The story gets a little hazy from there. From what I can discern with the help of automatic translators, an aviation company helped Kotelnikov market his invention in Europe. The RK-1 was met with wide acclaim but the company backed out of their deal with Kotelnikov – conveniently around the same time that one of the two prototype parachutes was stolen from the Russian inventor. In the years leading up to World War I he returned to Russia and found that the government was more receptive to his invention, but by then parachutes inspired by –and sometimes copied from– his original design were appearing throughout Europe.
After World War I proved the importance of aviation and the value of the parachute, the U.S. Army assembled a team to perfect the design of this new life-saving device. The key members of this task force were test pilot James Floyd Smith and film stuntman Leslie Irvin, who patented his own static-line parachute in 1918 and would go on to start the Irvin Airchute Company the following year. Smith also had a couple patents under his belt, including “The Smith Aerial Life Pack,” which The Parachute Manual calls the first “modern free type” (re: manually operated) parachute. Whether or not these American designs were at all inspired by Kotelnikov’s, or one of the many other experimental parachutes that were in use during the war, is hard to say. But Smith’s innovation seems to be simplicity: his Life Pack consisted of a single piece of waterproof fabric wrapped over a silk parachute and held together by rubber bands that would be released when the jumper pulled a ripcord. It has the distinction of being the first patented soft-pack parachute (Kotelnikov’s soft-pack design, the RK-2, didn’t go into production until the 1920s.).
The military team led by Smith and Irvin eventually came up with the Airplane Parachute Type-A. Modeled closely after the Smith Life Pack, the primary components of the Type-A were a 28-foot diameter silk canopy, a soft backpack and harness, a ripcord, and a two-foot diameter pilot chute (a small parachute used to help deploy the main chute). Naturally, Irvin was the first man to test this new design and upon doing so on April 28, 1919, he became the first American to jump from an airplane and open a manually open a parachute in midair. The Type-A was approve and produced for the military by Irvin’s recently formed company.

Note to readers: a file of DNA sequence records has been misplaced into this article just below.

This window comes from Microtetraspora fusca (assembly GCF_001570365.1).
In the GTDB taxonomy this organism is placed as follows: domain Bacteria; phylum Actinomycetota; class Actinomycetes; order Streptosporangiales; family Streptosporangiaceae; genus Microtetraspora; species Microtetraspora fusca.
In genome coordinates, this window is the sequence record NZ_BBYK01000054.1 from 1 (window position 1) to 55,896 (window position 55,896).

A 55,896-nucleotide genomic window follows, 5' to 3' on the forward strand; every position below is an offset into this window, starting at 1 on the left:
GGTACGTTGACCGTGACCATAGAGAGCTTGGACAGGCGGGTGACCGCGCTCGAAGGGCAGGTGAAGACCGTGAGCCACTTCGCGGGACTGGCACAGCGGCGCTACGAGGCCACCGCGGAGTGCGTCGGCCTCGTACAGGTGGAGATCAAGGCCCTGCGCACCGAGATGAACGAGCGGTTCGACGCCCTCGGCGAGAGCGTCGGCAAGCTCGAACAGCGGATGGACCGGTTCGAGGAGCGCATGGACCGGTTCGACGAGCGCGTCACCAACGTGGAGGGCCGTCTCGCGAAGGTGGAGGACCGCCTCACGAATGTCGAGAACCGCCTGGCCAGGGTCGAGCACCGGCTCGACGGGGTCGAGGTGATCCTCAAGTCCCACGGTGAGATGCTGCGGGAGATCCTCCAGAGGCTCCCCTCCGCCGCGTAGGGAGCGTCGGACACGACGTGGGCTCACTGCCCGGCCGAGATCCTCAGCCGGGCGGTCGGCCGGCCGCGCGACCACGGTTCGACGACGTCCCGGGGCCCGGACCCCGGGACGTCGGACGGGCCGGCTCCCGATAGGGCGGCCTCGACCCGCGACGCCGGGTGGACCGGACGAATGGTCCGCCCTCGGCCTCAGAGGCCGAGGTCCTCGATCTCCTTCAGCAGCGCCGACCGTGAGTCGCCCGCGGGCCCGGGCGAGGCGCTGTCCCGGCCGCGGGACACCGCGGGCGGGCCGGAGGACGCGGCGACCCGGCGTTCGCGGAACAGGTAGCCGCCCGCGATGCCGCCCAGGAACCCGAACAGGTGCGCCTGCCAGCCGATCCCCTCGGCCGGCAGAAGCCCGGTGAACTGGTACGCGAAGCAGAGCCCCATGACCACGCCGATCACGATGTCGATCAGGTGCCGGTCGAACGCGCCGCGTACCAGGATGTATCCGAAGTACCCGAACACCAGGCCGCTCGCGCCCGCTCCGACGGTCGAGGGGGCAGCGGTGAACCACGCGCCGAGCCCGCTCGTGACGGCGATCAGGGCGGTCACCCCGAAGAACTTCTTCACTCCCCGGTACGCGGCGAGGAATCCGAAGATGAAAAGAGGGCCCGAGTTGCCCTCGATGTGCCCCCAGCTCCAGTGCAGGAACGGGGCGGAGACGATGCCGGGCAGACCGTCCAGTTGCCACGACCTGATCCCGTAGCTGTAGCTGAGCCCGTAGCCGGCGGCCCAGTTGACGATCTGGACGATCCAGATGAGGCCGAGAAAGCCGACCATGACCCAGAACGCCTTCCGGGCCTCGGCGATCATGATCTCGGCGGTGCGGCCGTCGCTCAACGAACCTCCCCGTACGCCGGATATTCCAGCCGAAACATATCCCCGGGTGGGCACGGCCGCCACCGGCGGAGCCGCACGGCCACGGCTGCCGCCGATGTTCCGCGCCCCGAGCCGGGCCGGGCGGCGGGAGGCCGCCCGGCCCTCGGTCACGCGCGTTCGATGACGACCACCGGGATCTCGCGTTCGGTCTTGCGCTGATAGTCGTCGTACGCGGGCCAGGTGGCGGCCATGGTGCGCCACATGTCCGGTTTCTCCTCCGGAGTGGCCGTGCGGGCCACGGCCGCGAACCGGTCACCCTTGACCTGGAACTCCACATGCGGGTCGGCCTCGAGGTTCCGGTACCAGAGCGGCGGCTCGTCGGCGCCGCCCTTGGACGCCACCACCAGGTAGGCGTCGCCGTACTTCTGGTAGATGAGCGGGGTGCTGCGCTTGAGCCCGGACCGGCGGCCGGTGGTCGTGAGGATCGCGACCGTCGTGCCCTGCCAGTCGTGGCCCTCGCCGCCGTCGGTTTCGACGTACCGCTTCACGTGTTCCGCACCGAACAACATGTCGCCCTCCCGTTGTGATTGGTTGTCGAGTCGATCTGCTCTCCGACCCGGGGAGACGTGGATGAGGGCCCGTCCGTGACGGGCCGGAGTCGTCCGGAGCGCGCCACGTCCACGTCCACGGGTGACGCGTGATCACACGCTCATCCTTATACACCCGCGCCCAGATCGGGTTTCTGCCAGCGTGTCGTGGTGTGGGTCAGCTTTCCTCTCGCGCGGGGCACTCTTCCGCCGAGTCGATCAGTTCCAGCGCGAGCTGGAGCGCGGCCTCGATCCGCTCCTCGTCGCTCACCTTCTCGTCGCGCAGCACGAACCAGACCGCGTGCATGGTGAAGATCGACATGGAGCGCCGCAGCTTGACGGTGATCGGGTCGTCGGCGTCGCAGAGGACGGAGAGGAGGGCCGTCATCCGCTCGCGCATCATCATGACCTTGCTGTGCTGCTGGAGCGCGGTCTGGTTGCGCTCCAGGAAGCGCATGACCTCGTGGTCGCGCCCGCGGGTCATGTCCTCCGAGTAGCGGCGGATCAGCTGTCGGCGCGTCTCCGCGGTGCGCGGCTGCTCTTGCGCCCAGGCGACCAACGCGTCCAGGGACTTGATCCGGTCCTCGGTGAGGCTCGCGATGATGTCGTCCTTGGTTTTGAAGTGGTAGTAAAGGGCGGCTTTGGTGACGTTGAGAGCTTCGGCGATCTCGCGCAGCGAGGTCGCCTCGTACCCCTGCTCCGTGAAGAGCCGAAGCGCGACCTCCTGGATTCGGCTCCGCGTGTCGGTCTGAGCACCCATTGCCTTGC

The team led by Smith and Irvin was in charge of parachute design through the next World War and into the 1950s. Irvin’s company dominated the market. Not only did they produce the parachutes for the U.S. military, but they eventually also pioneered the development of the civilian and recreational parachute industry. After the Type-A, designs evolved quickly and are too numerous to mention in this post. Although its history is inextricably tied to the history of aviation, it took a complete outsider, an actor moved by tragedy, to create the first successful parachute nearly a century ago. Countless innovations, both large and small, have since refined the design of the parachute so much that it is now safe enough for even a shaky-kneed amateur to defy gravity at 10,000 feet.
Dan Poynter, The Parachute Manual: A Technical Treatise on Aerodynamic Decelerators (Santa Barbara, CA: Para Publishing, 1991); “Parachute Russian, Kotelnikov,” http://www.yazib.org/yb030604.html; “Leslie Irvin, Parchutist,” Wikipedia, http://en.wikipedia.org/wiki/Leslie_Irvin_(parachutist); “James Flloyd Smith,” Wikipedia, http://en.wikipedia.org/wiki/James_Floyd_Smith; Google Patents, http://google.com/patents
March 5, 2013
From the moment the first hot-air balloon took flight in 1783, the earliest pioneers of human flight believed that the true future of aviation depended on the lighter-than-air inflatables and the creation of massive airships. Benjamin Franklin believed hot-air balloons “to be “a discovery of great importance, and one which may possibly give a new turn to human affairs.” He even suggested that they may herald an end to war. By the late 19th century balloons had been used for sport, travel, commerce, adventure, and, despite Franklin’s dreams, even war. But these designs rarely deviated from the now-iconic balloon-and-basket that’s now familiar to anyone who has ever seen The Wizard of Oz or Around the World in 80 Days. However, there were a few mad visionaries who thought bigger than the basket, designing incredibly elaborate, sometimes ingenious, balloon machines that could carry hundreds of passengers across the globe or a single individual across a city.